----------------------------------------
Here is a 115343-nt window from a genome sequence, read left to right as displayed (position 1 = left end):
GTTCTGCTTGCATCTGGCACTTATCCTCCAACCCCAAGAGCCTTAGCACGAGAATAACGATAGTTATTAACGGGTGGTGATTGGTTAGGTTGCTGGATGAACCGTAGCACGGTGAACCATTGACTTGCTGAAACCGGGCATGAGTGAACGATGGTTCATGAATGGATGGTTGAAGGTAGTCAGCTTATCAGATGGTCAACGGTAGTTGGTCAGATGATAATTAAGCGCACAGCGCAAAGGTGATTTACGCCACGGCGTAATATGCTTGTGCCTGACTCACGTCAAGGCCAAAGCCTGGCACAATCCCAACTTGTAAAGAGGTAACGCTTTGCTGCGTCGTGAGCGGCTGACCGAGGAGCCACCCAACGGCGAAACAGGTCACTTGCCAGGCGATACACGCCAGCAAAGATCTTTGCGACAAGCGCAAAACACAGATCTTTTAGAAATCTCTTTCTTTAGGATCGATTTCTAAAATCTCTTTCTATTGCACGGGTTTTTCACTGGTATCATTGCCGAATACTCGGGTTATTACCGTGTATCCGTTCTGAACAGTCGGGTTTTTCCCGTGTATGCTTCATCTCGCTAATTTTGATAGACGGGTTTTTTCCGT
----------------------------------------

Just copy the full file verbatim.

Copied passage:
Here is a 115343-nt window from a genome sequence, read left to right as displayed (position 1 = left end):
GTTCTGCTTGCATCTGGCACTTATCCTCCAACCCCAAGAGCCTTAGCACGAGAATAACGATAGTTATTAACGGGTGGTGATTGGTTAGGTTGCTGGATGAACCGTAGCACGGTGAACCATTGACTTGCTGAAACCGGGCATGAGTGAACGATGGTTCATGAATGGATGGTTGAAGGTAGTCAGCTTATCAGATGGTCAACGGTAGTTGGTCAGATGATAATTAAGCGCACAGCGCAAAGGTGATTTACGCCACGGCGTAATATGCTTGTGCCTGACTCACGTCAAGGCCAAAGCCTGGCACAATCCCAACTTGTAAAGAGGTAACGCTTTGCTGCGTCGTGAGCGGCTGACCGAGGAGCCACCCAACGGCGAAACAGGTCACTTGCCAGGCGATACACGCCAGCAAAGATCTTTGCGACAAGCGCAAAACACAGATCTTTTAGAAATCTCTTTCTTTAGGATCGATTTCTAAAATCTCTTTCTATTGCACGGGTTTTTCACTGGTATCATTGCCGAATACTCGGGTTATTACCGTGTATCCGTTCTGAACAGTCGGGTTTTTCCCGTGTATGCTTCATCTCGCTAATTTTGATAGACGGGTTTTTTCCGT